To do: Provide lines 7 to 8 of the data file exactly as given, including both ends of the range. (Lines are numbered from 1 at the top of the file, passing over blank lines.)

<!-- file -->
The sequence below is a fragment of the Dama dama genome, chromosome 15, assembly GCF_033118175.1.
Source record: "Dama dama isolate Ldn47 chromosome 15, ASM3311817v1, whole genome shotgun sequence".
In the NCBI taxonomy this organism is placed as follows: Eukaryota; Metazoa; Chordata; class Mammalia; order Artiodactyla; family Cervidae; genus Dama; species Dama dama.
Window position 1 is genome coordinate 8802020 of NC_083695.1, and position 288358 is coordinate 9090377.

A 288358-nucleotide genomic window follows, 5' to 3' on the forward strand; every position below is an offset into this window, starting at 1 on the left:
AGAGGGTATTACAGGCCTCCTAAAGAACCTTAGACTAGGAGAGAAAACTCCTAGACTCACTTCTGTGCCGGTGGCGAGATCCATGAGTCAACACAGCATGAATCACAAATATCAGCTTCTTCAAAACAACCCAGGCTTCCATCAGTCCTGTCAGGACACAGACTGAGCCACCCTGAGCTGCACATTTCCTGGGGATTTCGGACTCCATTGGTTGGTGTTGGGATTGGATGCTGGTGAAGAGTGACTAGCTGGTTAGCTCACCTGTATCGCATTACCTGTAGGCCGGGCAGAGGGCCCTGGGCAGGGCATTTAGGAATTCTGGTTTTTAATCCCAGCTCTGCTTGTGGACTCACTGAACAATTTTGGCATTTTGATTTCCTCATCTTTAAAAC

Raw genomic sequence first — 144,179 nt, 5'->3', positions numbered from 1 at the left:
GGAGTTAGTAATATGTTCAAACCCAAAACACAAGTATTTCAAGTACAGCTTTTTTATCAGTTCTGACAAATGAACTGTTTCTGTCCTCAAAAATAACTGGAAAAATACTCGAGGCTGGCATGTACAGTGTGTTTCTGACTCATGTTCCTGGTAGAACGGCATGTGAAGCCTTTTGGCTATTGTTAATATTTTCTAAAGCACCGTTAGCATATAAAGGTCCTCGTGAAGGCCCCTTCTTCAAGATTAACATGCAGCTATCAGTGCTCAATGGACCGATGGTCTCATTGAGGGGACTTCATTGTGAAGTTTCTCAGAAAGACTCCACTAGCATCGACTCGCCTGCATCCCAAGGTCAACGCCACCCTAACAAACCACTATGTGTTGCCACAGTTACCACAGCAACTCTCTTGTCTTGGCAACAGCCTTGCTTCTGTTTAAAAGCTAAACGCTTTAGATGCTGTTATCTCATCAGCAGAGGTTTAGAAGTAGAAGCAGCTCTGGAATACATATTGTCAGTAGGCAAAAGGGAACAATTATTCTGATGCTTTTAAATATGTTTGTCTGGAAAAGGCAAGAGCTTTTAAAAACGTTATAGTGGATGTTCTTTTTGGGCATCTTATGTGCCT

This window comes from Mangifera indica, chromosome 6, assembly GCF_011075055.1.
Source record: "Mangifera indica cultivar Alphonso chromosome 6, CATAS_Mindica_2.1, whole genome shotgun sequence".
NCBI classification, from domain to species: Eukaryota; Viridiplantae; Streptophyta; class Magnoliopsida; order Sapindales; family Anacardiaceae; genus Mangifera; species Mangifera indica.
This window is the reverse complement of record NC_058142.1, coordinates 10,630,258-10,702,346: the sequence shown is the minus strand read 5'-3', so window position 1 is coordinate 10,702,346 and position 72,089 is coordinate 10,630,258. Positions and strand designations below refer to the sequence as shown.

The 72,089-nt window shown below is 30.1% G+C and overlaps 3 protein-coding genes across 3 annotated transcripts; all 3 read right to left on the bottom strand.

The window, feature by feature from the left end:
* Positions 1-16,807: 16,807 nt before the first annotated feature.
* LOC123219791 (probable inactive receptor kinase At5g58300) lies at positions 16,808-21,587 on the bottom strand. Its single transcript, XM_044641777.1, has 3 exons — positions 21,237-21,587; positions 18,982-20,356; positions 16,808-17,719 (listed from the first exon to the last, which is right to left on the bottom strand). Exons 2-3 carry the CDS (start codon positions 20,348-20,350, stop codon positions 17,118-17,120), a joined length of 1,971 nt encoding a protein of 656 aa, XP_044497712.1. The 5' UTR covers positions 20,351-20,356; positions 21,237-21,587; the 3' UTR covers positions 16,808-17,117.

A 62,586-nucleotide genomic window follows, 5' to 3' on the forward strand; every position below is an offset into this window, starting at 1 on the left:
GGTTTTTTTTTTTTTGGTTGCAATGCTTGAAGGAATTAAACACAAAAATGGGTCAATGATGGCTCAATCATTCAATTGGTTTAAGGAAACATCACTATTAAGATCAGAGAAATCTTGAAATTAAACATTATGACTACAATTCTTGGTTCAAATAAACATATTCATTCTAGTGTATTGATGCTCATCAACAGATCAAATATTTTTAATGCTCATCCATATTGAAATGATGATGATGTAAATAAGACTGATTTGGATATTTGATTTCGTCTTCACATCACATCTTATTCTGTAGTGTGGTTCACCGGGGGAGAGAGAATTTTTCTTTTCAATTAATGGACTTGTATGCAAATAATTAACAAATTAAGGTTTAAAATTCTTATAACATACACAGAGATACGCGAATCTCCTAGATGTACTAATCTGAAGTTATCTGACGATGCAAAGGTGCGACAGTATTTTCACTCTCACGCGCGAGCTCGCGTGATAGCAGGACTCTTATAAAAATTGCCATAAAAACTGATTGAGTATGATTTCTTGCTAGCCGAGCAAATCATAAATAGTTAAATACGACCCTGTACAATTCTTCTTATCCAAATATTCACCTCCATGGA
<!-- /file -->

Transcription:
Raw genomic sequence first — 144,179 nt, 5'->3', positions numbered from 1 at the left:
GGAGTTAGTAATATGTTCAAACCCAAAACACAAGTATTTCAAGTACAGCTTTTTTATCAGTTCTGACAAATGAACTGTTTCTGTCCTCAAAAATAACTGGAAAAATACTCGAGGCTGGCATGTACAGTGTGTTTCTGACTCATGTTCCTGGTAGAACGGCATGTGAAGCCTTTTGGCTATTGTTAATATTTTCTAAAGCACCGTTAGCATATAAAGGTCCTCGTGAAGGCCCCTTCTTCAAGATTAACATGCAGCTATCAGTGCTCAATGGACCGATGGTCTCATTGAGGGGACTTCATTGTGAAGTTTCTCAGAAAGACTCCACTAGCATCGACTCGCCTGCATCCCAAGGTCAACGCCACCCTAACAAACCACTATGTGTTGCCACAGTTACCACAGCAACTCTCTTGTCTTGGCAACAGCCTTGCTTCTGTTTAAAAGCTAAACGCTTTAGATGCTGTTATCTCATCAGCAGAGGTTTAGAAGTAGAAGCAGCTCTGGAATACATATTGTCAGTAGGCAAAAGGGAACAATTATTCTGATGCTTTTAAATATGTTTGTCTGGAAAAGGCAAGAGCTTTTAAAAACGTTATAGTGGATGTTCTTTTTGGGCATCTTATGTGCCT